Necessities like food, clothing, healthcare and shelter all require money. But in Brazil, the vast majority of citizens don’t make nearly enough. In fact, they failed to score at all on the income scale. The average annual household net-adjusted disposable income is just $10,225 USD – horribly low compared to the OECD average of $23,047 USD. When it comes to the average household net financial wealth – taking into account the worth of house and property – the average is $5,861 USD in Brazil. Again, shockingly lower than the OECD average of $40,516 USD. A subpar income makes it incredibly difficult to raise a family and maintain a good overall quality of life which is reflected in the poor levels of health, safety and education. Despite this, the Brazilians seem to be more satisfied than most. As a matter of fact, 82% of people feel they have more positive experiences than negative in a day – their life satisfaction is higher than any other category of well-being in the country, at over 6 / 10. It seems that for the optimistic Brazilians, money really doesn’t buy happiness.
3. Chile: 4.31
Chile is not the place to go if you want to enjoy fresh air. Extensively polluted, the Particulate Matter (PM10) – particle pollution that can be harmful if breathed into the lungs in large amounts over a long period of time – is at 53.3 micrograms per cubic meter in Chile. This is the highest level of air pollution of all the countries on the OECD list – and over double the average PM10 of 20.9mg. A redeeming factor of the environment, though, is that 77% of Chileans are happy with their water. Income, housing and education are all rated abysmally in the Chilean Better Life Index, too, making this one of the bottom 3 countries for overall well-being.
2. Mexico: 3.42
If safety and security are priorities for you and your family, you should think twice about settling in Mexico. The country is plagued by assaults and homicides – many linked to violent drug cartels – so much so that Mexico received a zero score in the safety category. In Mexico, 13% of people reported falling victim to assault over the past 12 months, which was over 300% higher than the OECD average. The homicide rate in Mexico is higher than in any of the other participating countries in the Better Life index. In a strange statistical paradox, despite indisputably high crime rates and off-putting facts and figures, 72% of Mexicans still feel safe walking at home at night – which is quite a bit higher than the average of 67%. Income and education are both below level 1 on the 10 point scale in Mexico, and life satisfaction sits at 3/10. A bleak view – here’s hoping the government uses the scale for its intended purpose and targets improvements at these areas.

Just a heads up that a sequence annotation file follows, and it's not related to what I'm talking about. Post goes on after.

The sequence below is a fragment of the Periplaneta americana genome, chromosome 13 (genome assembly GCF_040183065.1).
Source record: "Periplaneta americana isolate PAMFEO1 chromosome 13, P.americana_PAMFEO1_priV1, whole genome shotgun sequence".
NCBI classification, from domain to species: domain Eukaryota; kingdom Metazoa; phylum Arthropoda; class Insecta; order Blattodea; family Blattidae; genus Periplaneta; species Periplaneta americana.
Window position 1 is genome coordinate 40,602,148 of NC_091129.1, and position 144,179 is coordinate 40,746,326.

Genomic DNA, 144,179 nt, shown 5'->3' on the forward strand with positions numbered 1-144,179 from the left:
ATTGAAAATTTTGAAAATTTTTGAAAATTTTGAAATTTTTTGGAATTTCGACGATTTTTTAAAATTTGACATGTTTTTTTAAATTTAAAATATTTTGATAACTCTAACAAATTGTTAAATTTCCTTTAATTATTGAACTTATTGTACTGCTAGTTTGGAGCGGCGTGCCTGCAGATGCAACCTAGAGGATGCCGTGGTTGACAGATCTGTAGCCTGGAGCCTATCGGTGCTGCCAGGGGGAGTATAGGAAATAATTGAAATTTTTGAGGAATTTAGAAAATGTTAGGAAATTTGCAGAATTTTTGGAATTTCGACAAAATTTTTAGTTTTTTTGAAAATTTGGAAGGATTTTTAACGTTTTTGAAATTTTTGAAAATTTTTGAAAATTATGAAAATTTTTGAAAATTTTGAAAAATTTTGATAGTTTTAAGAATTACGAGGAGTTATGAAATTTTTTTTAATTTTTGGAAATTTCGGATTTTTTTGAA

1. Turkey: 2.71
Turkey scored the lowest in a few categories, and received a zero score in community and work-life balance. In the education category, Turkey scored just 1.5 out of 10. Only 31% of adults aged 25-64 have earned the equivalent of a high-school degree, which is much lower over two times lower than OECD average, and the lowest education score of all the countries that participate in the OECD rankings. In a probable link with the low education level, it’s also very difficult to find a job in Turkey. Only 48% of the working-age population aged 15 to 64 has a job. This is significantly lower than the OECD average of 66%, and – again – the lowest rate in the OECD. This is most likely due to the fact that a good part of the population doesn’t have the education required for a job.When it came to housing, Turkey didn’t do much better. The average home contains 0.9 rooms per person, which is less than the OECD average of 1.6 rooms per person and is one of the lowest on the list; and a cramped living space can negatively impact the overall mental health of family members. Even though Turkey didn’t score very high in most of the categories, 68% of people reported having more positive experiences than negative in an average day. It’s testament to the spirit of the Turkish people that despite the circumstances and enormous political unrest, they maintain a positive frame of mind.